Jerry saw Ernie coming toward him, he flashed a big smile, but Ernie look scared.
“This section is all useless Mr, it’s blocked off, I thought this shed was locked, it’s dangerous, health department said too many rats or something and they are gonna tear it down, come on out of there, Ernie said, grabbing Jerry firmly by the shoulder and guiding him out of the shed.
Ernie pulled the doors of the shed closed and ut the padlock back on. He smiled nervously and turned to Jerry saying “I’m sorry about that, let’s get you back up front – I think I found some flippers for ya.”
Jerry smiled big and starting walking up to the junkyard office. It seemed Ernie kept most of his stuff up front in the corner furthest away from the wood shed. Jerry looked at the shitty flippers Ernie handed him and even though they clearly weren’t for a Star Wars pinball game from any year Jerry smiled and paid him 22 dollars and thanked him.
Ernie walked Jerry out to his truck, he was the last customer of the day, and Jerry shook his hand and drove away. Later that night around midnight Jerry came back to Ernie’s Junkyard. He carried a black gym bag and wore a ski mask. Instead of approaching the front gate Jerry came around the back of the junkyard near the shed. He pulled a large pair of wire clippers out of his bag and began to cut a large round entrance in the gate.
Once Jerry found himself back in the shed he set up some lights and analyzed the best way to get the machine un stacked from the rest of the wood and do it as fast as he could, cause the smell was making him naesous and he didn’t wanna run across to many huge rats. Jerry got on the floor next to the pinball machine and shined his flashlight on the legs of the machine to see if it was got anything. When Jerry touched the leg he felt something cold and wet though. He was worried he might have to cut the legs off now. He looked at his hands and saw blood.
Jerry knew he hadn’t cut himself so he looked around for the source of the blood, probably a dead rat. He shined the flashlight along the ground and saw a pool of blood below a big box. He pulled a crowbar out of his bag and pryed the top off the wooden crate. It wasn’t easy cause the crate was sealed up tight, and when he got it open he jumped back from the awful stench. Inside the crate was blood and body parts were everywhere. Jerry threw up and stumbled outside,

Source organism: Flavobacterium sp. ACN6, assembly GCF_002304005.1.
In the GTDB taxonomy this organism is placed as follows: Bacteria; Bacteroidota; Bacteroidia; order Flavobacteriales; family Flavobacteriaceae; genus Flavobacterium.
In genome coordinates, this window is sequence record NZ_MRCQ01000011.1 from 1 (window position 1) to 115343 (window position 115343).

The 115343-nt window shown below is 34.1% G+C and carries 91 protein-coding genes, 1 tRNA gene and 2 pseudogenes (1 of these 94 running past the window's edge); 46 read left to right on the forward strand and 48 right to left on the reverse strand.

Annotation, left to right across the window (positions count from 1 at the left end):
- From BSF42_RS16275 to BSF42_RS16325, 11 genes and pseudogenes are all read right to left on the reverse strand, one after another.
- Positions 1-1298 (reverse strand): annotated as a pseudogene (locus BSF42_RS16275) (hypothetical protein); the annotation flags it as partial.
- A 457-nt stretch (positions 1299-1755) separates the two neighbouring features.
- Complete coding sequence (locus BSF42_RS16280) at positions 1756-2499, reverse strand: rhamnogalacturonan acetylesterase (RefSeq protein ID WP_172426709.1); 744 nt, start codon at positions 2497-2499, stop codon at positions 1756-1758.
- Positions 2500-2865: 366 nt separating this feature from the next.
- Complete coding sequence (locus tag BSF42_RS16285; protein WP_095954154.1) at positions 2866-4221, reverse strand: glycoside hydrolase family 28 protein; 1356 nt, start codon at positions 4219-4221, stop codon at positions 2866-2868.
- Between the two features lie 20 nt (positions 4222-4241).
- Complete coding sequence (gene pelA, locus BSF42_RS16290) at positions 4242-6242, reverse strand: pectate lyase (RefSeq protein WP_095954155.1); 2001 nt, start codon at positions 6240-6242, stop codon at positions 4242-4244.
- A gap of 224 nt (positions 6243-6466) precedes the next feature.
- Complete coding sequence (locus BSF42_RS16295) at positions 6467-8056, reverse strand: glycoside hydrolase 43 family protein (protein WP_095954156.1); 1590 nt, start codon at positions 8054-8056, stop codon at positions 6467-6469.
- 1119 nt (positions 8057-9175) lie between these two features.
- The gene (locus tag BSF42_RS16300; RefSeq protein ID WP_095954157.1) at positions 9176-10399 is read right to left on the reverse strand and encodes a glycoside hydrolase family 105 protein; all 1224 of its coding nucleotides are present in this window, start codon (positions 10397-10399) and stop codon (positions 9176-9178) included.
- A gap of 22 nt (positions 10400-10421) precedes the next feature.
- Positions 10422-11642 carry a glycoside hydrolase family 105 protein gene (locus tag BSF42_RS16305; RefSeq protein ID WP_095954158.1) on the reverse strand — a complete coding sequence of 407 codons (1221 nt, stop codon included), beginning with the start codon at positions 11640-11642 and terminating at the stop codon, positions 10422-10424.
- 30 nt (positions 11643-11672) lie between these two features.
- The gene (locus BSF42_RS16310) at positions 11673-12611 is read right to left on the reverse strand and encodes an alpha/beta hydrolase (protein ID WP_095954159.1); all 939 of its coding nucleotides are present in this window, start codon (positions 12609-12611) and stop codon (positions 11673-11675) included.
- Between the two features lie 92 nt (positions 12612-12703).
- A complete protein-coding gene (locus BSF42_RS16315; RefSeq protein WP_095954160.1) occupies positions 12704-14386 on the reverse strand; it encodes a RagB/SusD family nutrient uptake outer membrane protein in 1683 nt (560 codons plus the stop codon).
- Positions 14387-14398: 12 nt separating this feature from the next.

His head was spinning. He was a shady collector, not the worst guy in the world, but not a guy who wanted to call the cops either. He opened the door of the shed wide and saw more crates in the moonlight. There could be hacked up bodies in every one of those crates he thought.
Jerry took his cell phone out of his pocket and flipped it open, then he closed it. He scrambled back to his truck and pulled out pen and paper and scotch tape. He went back in the shed and wrote “Belongs to Jerry Calendine. Telephone 509.534.8788 and taped the paper to the top of the pinball machine. He cleaned up all his stuff then went back to his truck and drove home.
After getting home Jerry smoked 5 cigarettes then walked out his front door and own the street to the pay phone. He dialed 911 and reported dead bodies in the wood shed at Ernie’s Junkyard, then hung up.
The next day Jerry opened they paper and found a story about 25 bodies, all cut up in pieces and put inside useless junk, found at Ernie’s Junkyard. The evening news showed Ernie being led away in handcuffs as Ernie shouted “The people were JUNK. They were JUNK. Nobody missed them. The world is better without them.”